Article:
The clutch operatation can be carried out mechanically (mostly by cable) or hydraulically. The hydraulics transfer the force for the disengaging of the clutch from the pedal to the release bearing. This transferance becomes smoother, the lower the force lost through friction is. This way, greater distances between the pedal and the clutch (e.g., in the case of buses) are possible.
The hydraulics with the master cylinder (in the picture on the right) and the slave cylinder (on the left) take the place of the Bowden cable. The brake fluid is taken from the reservoir (mounted high enough) of the brake system or from a separate container. This pipe leads to the master cylinder (in the picture, at the top). The amount of fluid sinks as the brake-pads wear down, therefore, in this situation the container should not be filled to the brim.
The pressure is distributed from the master cylinder and stays the same for the respective pedal pressure everywhere. By using various piston diameters, a manufacturer can set a transformation ratio, e.g., by using a smaller master cylinder diameter, the pedal force can be reduced. The spring in the slave cylinder presses the piston through the linkage, even when no activity is taking place, against the release bearing, which then lies on the tongue of the membrane spring and always rotates with it.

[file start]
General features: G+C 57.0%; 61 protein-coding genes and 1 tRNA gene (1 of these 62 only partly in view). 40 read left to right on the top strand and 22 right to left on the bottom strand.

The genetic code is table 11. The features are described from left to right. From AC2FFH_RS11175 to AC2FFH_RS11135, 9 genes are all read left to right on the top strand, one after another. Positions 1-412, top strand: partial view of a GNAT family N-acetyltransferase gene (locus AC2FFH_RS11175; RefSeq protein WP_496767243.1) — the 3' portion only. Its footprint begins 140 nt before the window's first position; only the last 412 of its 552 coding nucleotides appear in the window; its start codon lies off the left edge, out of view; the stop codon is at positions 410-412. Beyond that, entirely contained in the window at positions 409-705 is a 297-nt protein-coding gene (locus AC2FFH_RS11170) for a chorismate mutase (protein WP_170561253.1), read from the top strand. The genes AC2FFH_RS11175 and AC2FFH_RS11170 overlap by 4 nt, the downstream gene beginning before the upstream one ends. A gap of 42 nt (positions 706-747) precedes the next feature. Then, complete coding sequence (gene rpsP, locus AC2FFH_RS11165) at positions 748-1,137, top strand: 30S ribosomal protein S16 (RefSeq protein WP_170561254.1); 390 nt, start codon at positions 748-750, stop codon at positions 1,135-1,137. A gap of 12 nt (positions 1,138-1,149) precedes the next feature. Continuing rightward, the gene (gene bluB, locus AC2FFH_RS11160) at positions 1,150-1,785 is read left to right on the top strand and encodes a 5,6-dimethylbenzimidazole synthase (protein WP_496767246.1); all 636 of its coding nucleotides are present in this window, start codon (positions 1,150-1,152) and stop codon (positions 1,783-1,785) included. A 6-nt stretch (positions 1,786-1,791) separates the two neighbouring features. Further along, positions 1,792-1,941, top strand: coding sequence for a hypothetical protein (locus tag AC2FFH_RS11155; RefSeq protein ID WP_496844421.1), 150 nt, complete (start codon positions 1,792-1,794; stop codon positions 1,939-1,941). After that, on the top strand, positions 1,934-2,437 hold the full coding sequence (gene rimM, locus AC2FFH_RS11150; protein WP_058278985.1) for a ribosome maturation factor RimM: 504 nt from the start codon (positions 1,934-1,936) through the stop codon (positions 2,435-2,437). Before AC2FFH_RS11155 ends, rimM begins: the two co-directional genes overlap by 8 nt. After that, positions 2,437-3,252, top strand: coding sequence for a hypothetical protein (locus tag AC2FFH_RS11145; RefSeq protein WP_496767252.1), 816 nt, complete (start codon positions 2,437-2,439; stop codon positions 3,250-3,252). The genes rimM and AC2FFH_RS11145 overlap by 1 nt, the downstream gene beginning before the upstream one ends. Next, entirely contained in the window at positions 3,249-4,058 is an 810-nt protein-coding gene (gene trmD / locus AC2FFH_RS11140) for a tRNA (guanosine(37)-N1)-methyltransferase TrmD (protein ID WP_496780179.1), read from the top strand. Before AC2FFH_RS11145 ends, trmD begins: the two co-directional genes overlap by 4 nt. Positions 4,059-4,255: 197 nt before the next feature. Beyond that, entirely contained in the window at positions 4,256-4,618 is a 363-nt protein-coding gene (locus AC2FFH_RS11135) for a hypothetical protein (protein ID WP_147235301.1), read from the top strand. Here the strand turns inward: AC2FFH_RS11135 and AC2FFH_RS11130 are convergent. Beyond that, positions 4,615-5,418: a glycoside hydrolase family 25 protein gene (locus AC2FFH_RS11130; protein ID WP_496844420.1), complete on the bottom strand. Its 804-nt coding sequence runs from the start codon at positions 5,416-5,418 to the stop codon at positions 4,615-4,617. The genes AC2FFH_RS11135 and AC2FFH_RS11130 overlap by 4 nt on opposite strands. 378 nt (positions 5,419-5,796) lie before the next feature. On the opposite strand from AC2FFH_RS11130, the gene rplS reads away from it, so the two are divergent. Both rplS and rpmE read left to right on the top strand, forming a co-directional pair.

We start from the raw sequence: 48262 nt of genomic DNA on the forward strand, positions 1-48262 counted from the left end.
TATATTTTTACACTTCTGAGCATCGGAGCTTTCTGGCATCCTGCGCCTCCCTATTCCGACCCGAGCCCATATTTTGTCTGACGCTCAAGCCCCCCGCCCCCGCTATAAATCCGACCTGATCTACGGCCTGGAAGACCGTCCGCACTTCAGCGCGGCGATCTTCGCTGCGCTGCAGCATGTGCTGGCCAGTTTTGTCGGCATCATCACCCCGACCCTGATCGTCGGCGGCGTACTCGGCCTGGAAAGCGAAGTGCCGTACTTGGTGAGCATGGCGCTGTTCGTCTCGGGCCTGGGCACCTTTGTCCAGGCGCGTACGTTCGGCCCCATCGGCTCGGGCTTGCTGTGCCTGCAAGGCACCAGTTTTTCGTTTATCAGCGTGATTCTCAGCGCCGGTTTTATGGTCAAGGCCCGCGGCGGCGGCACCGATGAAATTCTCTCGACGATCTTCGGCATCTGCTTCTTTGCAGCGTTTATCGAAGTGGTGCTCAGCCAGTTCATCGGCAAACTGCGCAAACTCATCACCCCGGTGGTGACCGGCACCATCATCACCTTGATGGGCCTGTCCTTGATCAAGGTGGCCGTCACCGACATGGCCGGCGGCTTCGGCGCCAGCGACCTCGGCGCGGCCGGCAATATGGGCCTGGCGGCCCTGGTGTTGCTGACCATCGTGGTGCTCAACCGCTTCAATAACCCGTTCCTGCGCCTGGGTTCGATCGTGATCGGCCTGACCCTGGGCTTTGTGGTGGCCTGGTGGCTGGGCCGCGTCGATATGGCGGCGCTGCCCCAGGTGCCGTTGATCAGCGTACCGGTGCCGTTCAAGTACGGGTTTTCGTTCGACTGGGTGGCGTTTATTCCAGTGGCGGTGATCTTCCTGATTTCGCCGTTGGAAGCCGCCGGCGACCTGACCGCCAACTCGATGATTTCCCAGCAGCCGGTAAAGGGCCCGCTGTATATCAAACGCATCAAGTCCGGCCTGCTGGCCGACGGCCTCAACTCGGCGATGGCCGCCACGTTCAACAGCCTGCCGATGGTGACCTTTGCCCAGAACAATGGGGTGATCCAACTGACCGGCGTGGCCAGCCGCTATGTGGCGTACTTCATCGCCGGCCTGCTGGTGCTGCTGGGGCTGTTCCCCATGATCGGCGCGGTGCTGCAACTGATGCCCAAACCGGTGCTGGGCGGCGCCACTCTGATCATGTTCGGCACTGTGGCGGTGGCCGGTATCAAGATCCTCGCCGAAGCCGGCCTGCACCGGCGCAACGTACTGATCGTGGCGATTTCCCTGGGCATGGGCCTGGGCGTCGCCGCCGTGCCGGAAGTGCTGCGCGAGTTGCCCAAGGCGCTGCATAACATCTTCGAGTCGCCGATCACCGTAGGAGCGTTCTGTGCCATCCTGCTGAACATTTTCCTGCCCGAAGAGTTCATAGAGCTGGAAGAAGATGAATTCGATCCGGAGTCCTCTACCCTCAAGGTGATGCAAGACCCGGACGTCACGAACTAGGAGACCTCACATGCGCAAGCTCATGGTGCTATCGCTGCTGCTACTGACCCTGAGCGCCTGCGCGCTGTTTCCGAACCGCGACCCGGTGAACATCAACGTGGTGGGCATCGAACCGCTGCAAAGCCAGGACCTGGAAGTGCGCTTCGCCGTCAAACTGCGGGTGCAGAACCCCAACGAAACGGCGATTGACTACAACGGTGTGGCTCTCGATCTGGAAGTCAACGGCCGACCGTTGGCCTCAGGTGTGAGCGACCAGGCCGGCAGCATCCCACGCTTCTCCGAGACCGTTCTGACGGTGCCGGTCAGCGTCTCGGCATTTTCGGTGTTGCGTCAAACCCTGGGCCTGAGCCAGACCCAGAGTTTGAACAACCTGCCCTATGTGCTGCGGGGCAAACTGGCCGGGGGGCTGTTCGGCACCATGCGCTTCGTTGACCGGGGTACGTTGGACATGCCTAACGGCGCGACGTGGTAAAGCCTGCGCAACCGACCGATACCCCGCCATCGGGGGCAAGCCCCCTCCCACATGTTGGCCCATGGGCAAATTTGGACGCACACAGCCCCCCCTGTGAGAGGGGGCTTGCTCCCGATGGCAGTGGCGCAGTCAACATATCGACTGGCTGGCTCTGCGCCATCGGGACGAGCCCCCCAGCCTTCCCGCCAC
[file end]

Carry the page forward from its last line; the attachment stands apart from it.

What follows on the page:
Earlier, only the hydraulic clutch operation was self-adjusting, nowadays it is also the standard in cable operated systems.
Testing for leakage: (only for testing purposes!) Keep the engine running for very long time, holding the clutch depressed and the 1st gear engaged. If at any point, the vehicle starts to move forwards by itself, then there is a leak in the hydraulics.
function of the clutch is of course, something quite different. In this case the handbrake must be activated, then an attempt to pull-off should be made. If the clutch is let in, with a gear engaged, the RPM must drop rapidly or the engine should stall, if neither happens then the clutch is slipping. 09/11